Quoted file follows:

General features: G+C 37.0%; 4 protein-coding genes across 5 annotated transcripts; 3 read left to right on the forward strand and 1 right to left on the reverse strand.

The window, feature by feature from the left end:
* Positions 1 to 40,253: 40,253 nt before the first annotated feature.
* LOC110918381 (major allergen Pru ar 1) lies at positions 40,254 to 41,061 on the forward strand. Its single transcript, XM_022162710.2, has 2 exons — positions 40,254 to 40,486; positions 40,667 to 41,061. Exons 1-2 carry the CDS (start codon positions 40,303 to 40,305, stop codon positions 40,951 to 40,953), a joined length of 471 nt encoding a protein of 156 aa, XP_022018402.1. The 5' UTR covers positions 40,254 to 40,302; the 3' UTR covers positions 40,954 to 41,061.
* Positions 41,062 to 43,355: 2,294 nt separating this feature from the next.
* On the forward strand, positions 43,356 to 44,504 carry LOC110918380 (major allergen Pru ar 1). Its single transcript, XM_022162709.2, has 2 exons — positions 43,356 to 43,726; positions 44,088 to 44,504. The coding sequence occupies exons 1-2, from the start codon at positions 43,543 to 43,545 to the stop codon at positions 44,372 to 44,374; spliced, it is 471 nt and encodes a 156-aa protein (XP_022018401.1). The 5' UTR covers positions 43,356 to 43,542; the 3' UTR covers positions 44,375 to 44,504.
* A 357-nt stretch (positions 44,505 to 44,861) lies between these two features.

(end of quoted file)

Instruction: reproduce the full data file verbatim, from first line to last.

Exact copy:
General features: G+C 37.0%; 4 protein-coding genes across 5 annotated transcripts; 3 read left to right on the forward strand and 1 right to left on the reverse strand.

The window, feature by feature from the left end:
* Positions 1 to 40,253: 40,253 nt before the first annotated feature.
* LOC110918381 (major allergen Pru ar 1) lies at positions 40,254 to 41,061 on the forward strand. Its single transcript, XM_022162710.2, has 2 exons — positions 40,254 to 40,486; positions 40,667 to 41,061. Exons 1-2 carry the CDS (start codon positions 40,303 to 40,305, stop codon positions 40,951 to 40,953), a joined length of 471 nt encoding a protein of 156 aa, XP_022018402.1. The 5' UTR covers positions 40,254 to 40,302; the 3' UTR covers positions 40,954 to 41,061.
* Positions 41,062 to 43,355: 2,294 nt separating this feature from the next.
* On the forward strand, positions 43,356 to 44,504 carry LOC110918380 (major allergen Pru ar 1). Its single transcript, XM_022162709.2, has 2 exons — positions 43,356 to 43,726; positions 44,088 to 44,504. The coding sequence occupies exons 1-2, from the start codon at positions 43,543 to 43,545 to the stop codon at positions 44,372 to 44,374; spliced, it is 471 nt and encodes a 156-aa protein (XP_022018401.1). The 5' UTR covers positions 43,356 to 43,542; the 3' UTR covers positions 44,375 to 44,504.
* A 357-nt stretch (positions 44,505 to 44,861) lies between these two features.